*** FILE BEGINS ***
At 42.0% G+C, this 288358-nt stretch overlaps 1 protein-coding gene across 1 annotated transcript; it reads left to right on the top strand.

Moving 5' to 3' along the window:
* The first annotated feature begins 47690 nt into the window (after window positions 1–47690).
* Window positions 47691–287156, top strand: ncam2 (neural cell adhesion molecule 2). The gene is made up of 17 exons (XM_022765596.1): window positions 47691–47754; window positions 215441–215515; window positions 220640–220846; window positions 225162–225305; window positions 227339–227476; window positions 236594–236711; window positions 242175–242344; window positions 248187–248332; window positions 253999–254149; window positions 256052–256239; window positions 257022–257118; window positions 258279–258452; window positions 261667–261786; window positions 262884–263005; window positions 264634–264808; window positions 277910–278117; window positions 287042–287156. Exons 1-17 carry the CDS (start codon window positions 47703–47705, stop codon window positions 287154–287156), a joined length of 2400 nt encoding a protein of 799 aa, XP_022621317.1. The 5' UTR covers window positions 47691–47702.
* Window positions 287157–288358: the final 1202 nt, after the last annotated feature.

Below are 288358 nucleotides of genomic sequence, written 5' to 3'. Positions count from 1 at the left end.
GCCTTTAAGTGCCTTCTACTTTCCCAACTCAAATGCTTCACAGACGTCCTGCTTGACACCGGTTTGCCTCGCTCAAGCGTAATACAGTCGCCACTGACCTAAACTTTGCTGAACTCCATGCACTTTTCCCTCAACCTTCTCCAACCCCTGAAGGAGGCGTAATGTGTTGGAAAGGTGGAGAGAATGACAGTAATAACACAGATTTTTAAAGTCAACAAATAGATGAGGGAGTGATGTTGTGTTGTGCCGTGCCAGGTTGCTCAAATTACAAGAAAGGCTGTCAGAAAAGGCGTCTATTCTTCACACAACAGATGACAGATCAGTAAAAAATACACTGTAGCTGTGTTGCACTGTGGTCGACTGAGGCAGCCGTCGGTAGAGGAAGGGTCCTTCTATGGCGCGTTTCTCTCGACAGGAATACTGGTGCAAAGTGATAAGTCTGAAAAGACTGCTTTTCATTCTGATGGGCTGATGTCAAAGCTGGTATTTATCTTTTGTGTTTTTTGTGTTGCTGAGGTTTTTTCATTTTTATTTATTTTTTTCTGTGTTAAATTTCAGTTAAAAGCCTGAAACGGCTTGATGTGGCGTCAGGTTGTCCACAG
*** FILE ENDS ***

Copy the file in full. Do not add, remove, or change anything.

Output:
At 42.0% G+C, this 288358-nt stretch overlaps 1 protein-coding gene across 1 annotated transcript; it reads left to right on the top strand.

Moving 5' to 3' along the window:
* The first annotated feature begins 47690 nt into the window (after window positions 1–47690).
* Window positions 47691–287156, top strand: ncam2 (neural cell adhesion molecule 2). The gene is made up of 17 exons (XM_022765596.1): window positions 47691–47754; window positions 215441–215515; window positions 220640–220846; window positions 225162–225305; window positions 227339–227476; window positions 236594–236711; window positions 242175–242344; window positions 248187–248332; window positions 253999–254149; window positions 256052–256239; window positions 257022–257118; window positions 258279–258452; window positions 261667–261786; window positions 262884–263005; window positions 264634–264808; window positions 277910–278117; window positions 287042–287156. Exons 1-17 carry the CDS (start codon window positions 47703–47705, stop codon window positions 287154–287156), a joined length of 2400 nt encoding a protein of 799 aa, XP_022621317.1. The 5' UTR covers window positions 47691–47702.
* Window positions 287157–288358: the final 1202 nt, after the last annotated feature.

Below are 288358 nucleotides of genomic sequence, written 5' to 3'. Positions count from 1 at the left end.
GCCTTTAAGTGCCTTCTACTTTCCCAACTCAAATGCTTCACAGACGTCCTGCTTGACACCGGTTTGCCTCGCTCAAGCGTAATACAGTCGCCACTGACCTAAACTTTGCTGAACTCCATGCACTTTTCCCTCAACCTTCTCCAACCCCTGAAGGAGGCGTAATGTGTTGGAAAGGTGGAGAGAATGACAGTAATAACACAGATTTTTAAAGTCAACAAATAGATGAGGGAGTGATGTTGTGTTGTGCCGTGCCAGGTTGCTCAAATTACAAGAAAGGCTGTCAGAAAAGGCGTCTATTCTTCACACAACAGATGACAGATCAGTAAAAAATACACTGTAGCTGTGTTGCACTGTGGTCGACTGAGGCAGCCGTCGGTAGAGGAAGGGTCCTTCTATGGCGCGTTTCTCTCGACAGGAATACTGGTGCAAAGTGATAAGTCTGAAAAGACTGCTTTTCATTCTGATGGGCTGATGTCAAAGCTGGTATTTATCTTTTGTGTTTTTTGTGTTGCTGAGGTTTTTTCATTTTTATTTATTTTTTTCTGTGTTAAATTTCAGTTAAAAGCCTGAAACGGCTTGATGTGGCGTCAGGTTGTCCACAG